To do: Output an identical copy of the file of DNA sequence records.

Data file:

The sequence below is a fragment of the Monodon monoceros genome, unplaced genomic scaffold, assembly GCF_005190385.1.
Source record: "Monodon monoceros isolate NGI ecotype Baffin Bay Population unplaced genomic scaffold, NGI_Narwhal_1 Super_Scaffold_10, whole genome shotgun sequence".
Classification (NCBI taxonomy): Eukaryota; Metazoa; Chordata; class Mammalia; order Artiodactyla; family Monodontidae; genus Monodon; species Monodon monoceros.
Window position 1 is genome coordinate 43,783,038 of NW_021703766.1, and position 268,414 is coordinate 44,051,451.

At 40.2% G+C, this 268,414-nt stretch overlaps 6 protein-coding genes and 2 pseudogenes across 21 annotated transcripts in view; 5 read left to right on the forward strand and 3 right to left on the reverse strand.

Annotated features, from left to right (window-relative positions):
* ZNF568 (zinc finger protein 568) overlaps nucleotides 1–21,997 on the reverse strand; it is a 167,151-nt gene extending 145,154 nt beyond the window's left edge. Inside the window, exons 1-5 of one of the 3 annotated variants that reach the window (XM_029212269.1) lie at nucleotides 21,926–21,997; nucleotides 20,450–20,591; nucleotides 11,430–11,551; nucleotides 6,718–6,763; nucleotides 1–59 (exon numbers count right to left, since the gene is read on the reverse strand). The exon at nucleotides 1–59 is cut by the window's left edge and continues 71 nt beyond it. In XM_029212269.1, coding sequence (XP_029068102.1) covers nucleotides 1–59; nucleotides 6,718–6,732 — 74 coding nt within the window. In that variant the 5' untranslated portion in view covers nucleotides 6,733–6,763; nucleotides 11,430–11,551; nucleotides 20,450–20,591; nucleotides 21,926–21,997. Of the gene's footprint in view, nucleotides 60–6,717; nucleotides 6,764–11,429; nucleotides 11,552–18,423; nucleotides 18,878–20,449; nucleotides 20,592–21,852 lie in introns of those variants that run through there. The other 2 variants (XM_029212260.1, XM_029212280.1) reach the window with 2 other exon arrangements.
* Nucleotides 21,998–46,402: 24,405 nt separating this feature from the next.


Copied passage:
The sequence below is a fragment of the Monodon monoceros genome, unplaced genomic scaffold, assembly GCF_005190385.1.
Source record: "Monodon monoceros isolate NGI ecotype Baffin Bay Population unplaced genomic scaffold, NGI_Narwhal_1 Super_Scaffold_10, whole genome shotgun sequence".
Classification (NCBI taxonomy): Eukaryota; Metazoa; Chordata; class Mammalia; order Artiodactyla; family Monodontidae; genus Monodon; species Monodon monoceros.
Window position 1 is genome coordinate 43,783,038 of NW_021703766.1, and position 268,414 is coordinate 44,051,451.

At 40.2% G+C, this 268,414-nt stretch overlaps 6 protein-coding genes and 2 pseudogenes across 21 annotated transcripts in view; 5 read left to right on the forward strand and 3 right to left on the reverse strand.

Annotated features, from left to right (window-relative positions):
* ZNF568 (zinc finger protein 568) overlaps nucleotides 1–21,997 on the reverse strand; it is a 167,151-nt gene extending 145,154 nt beyond the window's left edge. Inside the window, exons 1-5 of one of the 3 annotated variants that reach the window (XM_029212269.1) lie at nucleotides 21,926–21,997; nucleotides 20,450–20,591; nucleotides 11,430–11,551; nucleotides 6,718–6,763; nucleotides 1–59 (exon numbers count right to left, since the gene is read on the reverse strand). The exon at nucleotides 1–59 is cut by the window's left edge and continues 71 nt beyond it. In XM_029212269.1, coding sequence (XP_029068102.1) covers nucleotides 1–59; nucleotides 6,718–6,732 — 74 coding nt within the window. In that variant the 5' untranslated portion in view covers nucleotides 6,733–6,763; nucleotides 11,430–11,551; nucleotides 20,450–20,591; nucleotides 21,926–21,997. Of the gene's footprint in view, nucleotides 60–6,717; nucleotides 6,764–11,429; nucleotides 11,552–18,423; nucleotides 18,878–20,449; nucleotides 20,592–21,852 lie in introns of those variants that run through there. The other 2 variants (XM_029212260.1, XM_029212280.1) reach the window with 2 other exon arrangements.
* Nucleotides 21,998–46,402: 24,405 nt separating this feature from the next.